The Regularized Fast Hartley Transform: Optimal Formulation of Real-Data Fast Fourier Transform for Silicon-Based Implementation in Resourc by Keith JonesThe Regularized Fast Hartley Transform: Optimal Formulation of Real-Data Fast Fourier Transform for Silicon-Based Implementation in Resourc by Keith Jones

The Regularized Fast Hartley Transform: Optimal Formulation of Real-Data Fast Fourier Transform for…

byKeith Jones

Paperback | May 5, 2012

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The Regularized Fast Hartley Transform provides the reader with the tools necessary to both understand the proposed new formulation and to implement simple design variations that offer clear implementational advantages, both practical and theoretical, over more conventional complex-data solutions to the problem. The highly-parallel formulation described is shown to lead to scalable and device-independent solutions to the latency-constrained version of the problem which are able to optimize the use of the available silicon resources, and thus to maximize the achievable computational density, thereby making the solution a genuine advance in the design and implementation of high-performance parallel FFT algorithms.
Title:The Regularized Fast Hartley Transform: Optimal Formulation of Real-Data Fast Fourier Transform for…Format:PaperbackDimensions:217 pages, 9.25 × 6.1 × 0 inPublished:May 5, 2012Publisher:Springer NetherlandsLanguage:English

The following ISBNs are associated with this title:

ISBN - 10:9400731787

ISBN - 13:9789400731783

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Table of Contents

Preface. Acknowledgements.1 Background to Research. 1.1 Introduction. 1.2 The DFT and its Efficient Computation. 1.3 Twentieth Century Developments of the FFT. 1.4 The DHT and its Relation to the DFT. 1.5 Attractions of Computing the Real-Data DFT via the FHT. 1.6 Modern Hardware-Based Parallel Computing Technologies. 1.7 Hardware-Based Arithmetic Units. 1.8 Performance Metrics. 1.9 Basic Definitions. 1.10 Organization of the Monograph. 1.11 References.2 Fast Solutions to Real-Data Discrete Fourier Transform. 2.1 Introduction. 2.2 Real-Data FFT Algorithms. 2.3 Real-From-Complex Strategies. 2.4 Data Re-Ordering. 2.5 Discussion. 2.6 References. 3 The Discrete Hartley Transform. 3.1 Introduction. 3.2 Normalization of DHT Outputs. 3.3 Decomposition into Even and Odd Components. 3.4 Connecting Relations between DFT and DHT. 3.5 Fundamental Theorems for DFT and DHT. 3.6 Fast Solutions to DHT. 3.7 Accuracy Considerations. 3.8 Discussion. 3.9 References.4 Derivation of the Regularized Fast Hartley Transform. 4.1 Introduction. 4.2 Derivation of the Conventional Radix-4 Butterfly Equations. 4.3 Single-to-Double Conversion of the Radix-4 Butterfly Equations. 4.4 Radix-4 Factorization of the FHT. 4.5 Closed-Form Expression for Generic Radix-4 Double Butterfly. 4.6 Trigonometric Coefficient Storage, Accession and Generation. 4.7 Comparative Complexity Analysis with Existing FFT Designs. 4.8 Scaling Considerations for Fixed-Point Implementation. 4.9 Discussion. 4.10 References.5 Algorithm Design for Hardware-Based Computing Technologies. 5.1 Introduction. 5.2 The Fundamental Properties of FPGA and ASIC Devices. 5.3 Low-Power Design Techniques. 5.4 Proposed Hardware Design Strategy. 5.5 Constraints on Available Resources. 5.6 Assessing the Resource Requirements. 5.7 Discussion. 5.8 References. 6 Derivation of Area-Efficient and Scalable Parallel Architecture. 6.1 Introduction. 6.2 Single-PE versus Multi-PE Architectures. 6.3 Conflict-Free Parallel Memory Addressing Schemes. 6.4 Design of Pipelined PE for Single-PE Architecture. 6.5 Performance and Requirements Analysis of FPGA Implementation. 6.6 Constraining Latency versus Minimizing Update-Time. 6.7 Discussion. 6.8 References.7 Design of Arithmetic Unit for Resource-Constrained Solution. 7.1 Introduction. 7.2 Accuracy Considerations. 7.3 Fast Multiplier Approach. 7.4 CORDIC Approach. 7.5 Comparative Analysis of PE Designs. 7.6 Discussion. 7.7 References.8 Computation of 2n-Point Real-Data Discrete Fourier Transform. 8.1 Introduction. 8.2 Computing One DFT via Two Half-Length Regularized FHTs. 8.3 Computing One DFT via One Double-Length Regularized FHT. 8.4 Discussion. 8.5 References.9 Applications of Regularized Fast Hartley Transform. 9.1 Introduction. 9.2 Fast Transform-Space Convolution and Correlation. 9.3 Up-Sampling and Differentiation of Real-Valued Signal. 9.4 Correlation of Two Arbitrary Signals. 9.5 Channelization of Real-Valued Signal. 9.6 Discussion. 9.7 References.10 Summary and Conclusions. 10.1 Outline of Problem Addressed. 10.2 Summary of Results. 10.3 Conclusions. Appendix A - Computer Program for Regularized Fast Hartley Transform. A.1 Introduction. A.2 Description of Functions. A.3 Brief Guide to Running the Program. A.4 Available Scaling Strategies.Appendix B - Source Code Listings for Regularized Fast Hartley Transform. B.1 Listings for Main Program and Signal Generation Routine. B.2 Listings for Pre-Processing Functions. B.3 Listings for Processing Functions. Glossary. Index.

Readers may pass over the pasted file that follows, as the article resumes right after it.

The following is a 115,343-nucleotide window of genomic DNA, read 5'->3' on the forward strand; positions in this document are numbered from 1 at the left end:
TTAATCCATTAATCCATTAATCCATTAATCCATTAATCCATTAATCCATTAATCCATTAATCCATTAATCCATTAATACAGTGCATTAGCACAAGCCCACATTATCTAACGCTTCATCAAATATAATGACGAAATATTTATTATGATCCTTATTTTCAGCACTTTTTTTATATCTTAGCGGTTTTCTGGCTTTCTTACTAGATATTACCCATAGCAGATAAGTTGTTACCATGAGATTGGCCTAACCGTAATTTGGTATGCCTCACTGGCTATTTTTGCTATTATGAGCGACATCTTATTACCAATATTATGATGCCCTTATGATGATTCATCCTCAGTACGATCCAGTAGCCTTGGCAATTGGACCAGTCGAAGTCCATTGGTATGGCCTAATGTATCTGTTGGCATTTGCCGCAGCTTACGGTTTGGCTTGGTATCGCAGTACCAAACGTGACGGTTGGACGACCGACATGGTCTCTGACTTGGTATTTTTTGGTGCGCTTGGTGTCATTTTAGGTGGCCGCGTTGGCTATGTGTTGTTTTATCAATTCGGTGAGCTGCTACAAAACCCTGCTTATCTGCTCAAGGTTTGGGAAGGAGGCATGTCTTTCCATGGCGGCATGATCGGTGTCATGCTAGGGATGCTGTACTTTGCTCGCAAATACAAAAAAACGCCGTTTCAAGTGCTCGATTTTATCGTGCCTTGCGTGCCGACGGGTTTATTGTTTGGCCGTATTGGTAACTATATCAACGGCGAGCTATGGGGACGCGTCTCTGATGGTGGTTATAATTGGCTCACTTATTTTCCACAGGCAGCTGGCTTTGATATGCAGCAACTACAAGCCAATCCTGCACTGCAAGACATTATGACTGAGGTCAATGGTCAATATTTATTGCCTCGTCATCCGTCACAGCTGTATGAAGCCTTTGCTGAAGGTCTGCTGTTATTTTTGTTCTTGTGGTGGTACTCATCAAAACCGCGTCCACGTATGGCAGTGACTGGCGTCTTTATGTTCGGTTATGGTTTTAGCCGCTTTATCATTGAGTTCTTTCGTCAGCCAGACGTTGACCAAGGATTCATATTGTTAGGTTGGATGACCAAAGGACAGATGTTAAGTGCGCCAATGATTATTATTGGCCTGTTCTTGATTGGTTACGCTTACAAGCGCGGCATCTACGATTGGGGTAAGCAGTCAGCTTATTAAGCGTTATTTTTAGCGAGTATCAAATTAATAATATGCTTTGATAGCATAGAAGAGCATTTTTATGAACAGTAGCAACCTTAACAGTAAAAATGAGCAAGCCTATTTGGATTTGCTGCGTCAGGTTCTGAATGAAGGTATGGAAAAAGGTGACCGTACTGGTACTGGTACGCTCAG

Editorial Reviews

From the reviews:"The aim of the author is to present a design for a generic double-sized butterfly for use by the fast Hartley transform (FHT) of radix-4 length, which lends itself to parallelization and to mapping onto a regular computational structure for implementation with parallel computing technology. . The textbook is mainly written for students and researchers in engineering and computer science, who are interested in the design and implementation of parallel algorithms for real-data DFT and DHT." (Manfred Tasche, Zentralblatt MATH, Vol. 1191, 2010)